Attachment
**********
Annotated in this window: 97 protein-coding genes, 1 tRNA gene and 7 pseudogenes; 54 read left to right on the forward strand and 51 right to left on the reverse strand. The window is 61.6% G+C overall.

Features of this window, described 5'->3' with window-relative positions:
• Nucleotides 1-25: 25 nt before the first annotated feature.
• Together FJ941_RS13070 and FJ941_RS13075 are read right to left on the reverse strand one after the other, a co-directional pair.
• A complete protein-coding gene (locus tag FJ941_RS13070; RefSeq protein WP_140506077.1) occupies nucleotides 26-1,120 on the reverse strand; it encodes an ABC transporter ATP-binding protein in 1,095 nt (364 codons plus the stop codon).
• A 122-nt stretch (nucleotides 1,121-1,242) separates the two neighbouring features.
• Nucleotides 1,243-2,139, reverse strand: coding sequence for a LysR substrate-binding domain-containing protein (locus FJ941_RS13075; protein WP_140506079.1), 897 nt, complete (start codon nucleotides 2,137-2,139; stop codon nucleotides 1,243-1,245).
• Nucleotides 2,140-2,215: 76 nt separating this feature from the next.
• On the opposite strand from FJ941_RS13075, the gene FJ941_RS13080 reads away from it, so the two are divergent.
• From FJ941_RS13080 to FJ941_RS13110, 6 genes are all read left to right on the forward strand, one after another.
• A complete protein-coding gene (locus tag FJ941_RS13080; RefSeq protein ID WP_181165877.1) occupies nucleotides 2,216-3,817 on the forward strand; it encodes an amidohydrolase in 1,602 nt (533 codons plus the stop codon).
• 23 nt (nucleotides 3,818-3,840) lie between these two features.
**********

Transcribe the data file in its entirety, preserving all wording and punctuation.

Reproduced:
Annotated in this window: 97 protein-coding genes, 1 tRNA gene and 7 pseudogenes; 54 read left to right on the forward strand and 51 right to left on the reverse strand. The window is 61.6% G+C overall.

Features of this window, described 5'->3' with window-relative positions:
• Nucleotides 1-25: 25 nt before the first annotated feature.
• Together FJ941_RS13070 and FJ941_RS13075 are read right to left on the reverse strand one after the other, a co-directional pair.
• A complete protein-coding gene (locus tag FJ941_RS13070; RefSeq protein WP_140506077.1) occupies nucleotides 26-1,120 on the reverse strand; it encodes an ABC transporter ATP-binding protein in 1,095 nt (364 codons plus the stop codon).
• A 122-nt stretch (nucleotides 1,121-1,242) separates the two neighbouring features.
• Nucleotides 1,243-2,139, reverse strand: coding sequence for a LysR substrate-binding domain-containing protein (locus FJ941_RS13075; protein WP_140506079.1), 897 nt, complete (start codon nucleotides 2,137-2,139; stop codon nucleotides 1,243-1,245).
• Nucleotides 2,140-2,215: 76 nt separating this feature from the next.
• On the opposite strand from FJ941_RS13075, the gene FJ941_RS13080 reads away from it, so the two are divergent.
• From FJ941_RS13080 to FJ941_RS13110, 6 genes are all read left to right on the forward strand, one after another.
• A complete protein-coding gene (locus tag FJ941_RS13080; RefSeq protein ID WP_181165877.1) occupies nucleotides 2,216-3,817 on the forward strand; it encodes an amidohydrolase in 1,602 nt (533 codons plus the stop codon).
• 23 nt (nucleotides 3,818-3,840) lie between these two features.